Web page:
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Protesters gathered outside the Supreme Court on May 3 after the leak that the court would overturn Roe v. Wade. Photo: Kent Nishimura/The Los Angeles Times via Getty Images.
Protesters gathered outside the Supreme Court on May 3 after the leak that the court would overturn Roe v. Wade. Photo: Kent Nishimura/The Los Angeles Times via Getty Images.

With Roe v. Wade likely over, all eyes are on the midterms for a glimpse of the future

Should elections in 2022 fall a certain way, especially in PA, the future of abortion in the state could be on shaky ground.

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With the recent draft leak of the Supreme Court’s majority opinion overturning Roe v. Wade, the future of abortion access may be left to the states.

More than 20 states have laws that could restrict or ban abortion soon after the high court overturns the 1973 ruling, according to the Guttmacher Institute.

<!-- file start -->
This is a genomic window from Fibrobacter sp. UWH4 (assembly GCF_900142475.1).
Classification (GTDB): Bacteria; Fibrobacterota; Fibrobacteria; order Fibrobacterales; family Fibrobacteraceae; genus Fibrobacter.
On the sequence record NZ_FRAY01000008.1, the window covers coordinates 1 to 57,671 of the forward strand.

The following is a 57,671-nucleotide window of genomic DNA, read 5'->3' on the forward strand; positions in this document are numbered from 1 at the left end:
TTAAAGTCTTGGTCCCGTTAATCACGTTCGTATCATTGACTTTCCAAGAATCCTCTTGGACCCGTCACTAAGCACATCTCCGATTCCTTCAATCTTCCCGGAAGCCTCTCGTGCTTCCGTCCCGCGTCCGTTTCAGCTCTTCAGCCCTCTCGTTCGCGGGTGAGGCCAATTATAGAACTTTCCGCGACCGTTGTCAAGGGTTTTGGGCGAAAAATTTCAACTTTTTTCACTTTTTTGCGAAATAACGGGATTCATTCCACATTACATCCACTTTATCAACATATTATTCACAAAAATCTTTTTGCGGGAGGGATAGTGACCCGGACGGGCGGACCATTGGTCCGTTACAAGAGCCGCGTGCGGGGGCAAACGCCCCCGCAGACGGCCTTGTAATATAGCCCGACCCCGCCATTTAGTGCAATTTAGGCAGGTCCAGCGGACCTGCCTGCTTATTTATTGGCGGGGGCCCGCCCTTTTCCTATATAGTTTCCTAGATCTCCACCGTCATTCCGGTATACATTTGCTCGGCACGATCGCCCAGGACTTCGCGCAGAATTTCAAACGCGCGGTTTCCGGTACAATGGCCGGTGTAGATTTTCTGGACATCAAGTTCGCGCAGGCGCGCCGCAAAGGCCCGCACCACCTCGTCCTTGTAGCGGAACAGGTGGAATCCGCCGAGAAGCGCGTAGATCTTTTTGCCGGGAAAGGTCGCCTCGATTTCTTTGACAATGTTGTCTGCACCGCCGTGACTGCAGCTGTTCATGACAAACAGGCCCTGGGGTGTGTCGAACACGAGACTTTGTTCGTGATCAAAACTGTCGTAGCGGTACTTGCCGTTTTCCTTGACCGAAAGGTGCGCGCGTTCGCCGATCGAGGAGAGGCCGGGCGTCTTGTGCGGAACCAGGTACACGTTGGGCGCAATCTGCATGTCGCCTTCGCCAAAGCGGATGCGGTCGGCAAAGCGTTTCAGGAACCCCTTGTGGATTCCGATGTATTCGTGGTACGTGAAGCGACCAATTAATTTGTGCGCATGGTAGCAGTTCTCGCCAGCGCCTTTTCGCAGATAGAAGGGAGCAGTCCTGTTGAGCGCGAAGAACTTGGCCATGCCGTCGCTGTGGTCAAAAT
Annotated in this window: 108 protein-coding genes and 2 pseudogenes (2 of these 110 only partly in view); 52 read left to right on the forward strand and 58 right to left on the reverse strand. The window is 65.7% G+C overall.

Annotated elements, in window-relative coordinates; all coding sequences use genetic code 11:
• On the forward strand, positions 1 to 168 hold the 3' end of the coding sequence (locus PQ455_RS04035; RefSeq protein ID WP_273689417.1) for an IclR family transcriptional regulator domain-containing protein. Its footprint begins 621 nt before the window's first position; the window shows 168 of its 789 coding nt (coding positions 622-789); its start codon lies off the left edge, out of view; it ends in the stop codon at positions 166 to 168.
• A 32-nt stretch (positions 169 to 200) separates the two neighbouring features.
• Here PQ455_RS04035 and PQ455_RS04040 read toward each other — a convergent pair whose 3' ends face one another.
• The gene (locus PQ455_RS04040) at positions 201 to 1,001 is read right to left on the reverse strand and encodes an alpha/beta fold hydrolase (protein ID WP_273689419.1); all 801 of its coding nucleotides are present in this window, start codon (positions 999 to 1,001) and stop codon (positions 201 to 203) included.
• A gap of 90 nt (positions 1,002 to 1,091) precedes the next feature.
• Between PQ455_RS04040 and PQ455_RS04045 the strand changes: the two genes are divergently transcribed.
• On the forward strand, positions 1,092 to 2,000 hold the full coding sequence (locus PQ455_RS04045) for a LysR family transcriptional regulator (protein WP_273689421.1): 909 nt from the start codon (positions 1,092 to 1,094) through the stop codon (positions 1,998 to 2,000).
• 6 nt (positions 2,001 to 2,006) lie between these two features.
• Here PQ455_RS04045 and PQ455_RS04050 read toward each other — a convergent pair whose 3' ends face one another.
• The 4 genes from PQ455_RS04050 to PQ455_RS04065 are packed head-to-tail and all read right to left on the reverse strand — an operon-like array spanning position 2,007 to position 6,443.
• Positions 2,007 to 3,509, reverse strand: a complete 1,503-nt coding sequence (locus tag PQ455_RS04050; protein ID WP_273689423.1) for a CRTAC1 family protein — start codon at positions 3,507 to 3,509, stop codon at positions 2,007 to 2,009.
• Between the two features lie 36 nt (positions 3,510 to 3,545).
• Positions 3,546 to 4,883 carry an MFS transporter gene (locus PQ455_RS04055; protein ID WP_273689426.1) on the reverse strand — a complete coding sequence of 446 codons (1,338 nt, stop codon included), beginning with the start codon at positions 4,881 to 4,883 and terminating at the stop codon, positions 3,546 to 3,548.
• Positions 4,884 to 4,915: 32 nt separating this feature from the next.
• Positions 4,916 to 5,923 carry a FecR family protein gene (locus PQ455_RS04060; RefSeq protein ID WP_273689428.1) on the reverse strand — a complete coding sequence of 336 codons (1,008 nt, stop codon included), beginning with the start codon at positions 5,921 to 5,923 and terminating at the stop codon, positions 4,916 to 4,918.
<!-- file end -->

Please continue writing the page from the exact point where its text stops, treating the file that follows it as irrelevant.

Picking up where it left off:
One type of measure, known as a “trigger law,” is designed to take effect after a Supreme Court ruling. Some states also still have pre-Roe abortion bans that haven’t yet been enforced. Other provisions express the intent of states to crack down on abortion if the Supreme Court allows it.

Some Democratic states have already taken steps to preserve reproductive rights. From Colorado to New Jersey, governors have signed laws protecting the right to abortion and stated their intention to permit out-of-state individuals to travel there to receive the procedure.

If Roe v. Wade is in fact overturned, abortion would immediately become illegal in at least 13 states, but none of them are located in the Northeast or Mid-Atlantic regions.

Where does PA stand?

In Pennsylvania, abortion will remain legal for up to about 24 weeks, but protections are still in jeopardy. While the state doesn’t have any laws that codify citizens’ right to an abortion, there aren’t any “trigger laws” for a ban to go into effect if the ruling is overturned.

PA does have a number of abortion restrictions, including a 24-hour waiting period and counseling requirements.

During his tenure, Gov. Tom Wolf has shut down three anti-abortion rights bills and has promised to shut down any related legislation.

“Abortion access in Pennsylvania will remain legal and safe as long as I am governor,” Wolf wrote on Twitter on Tuesday, May 3.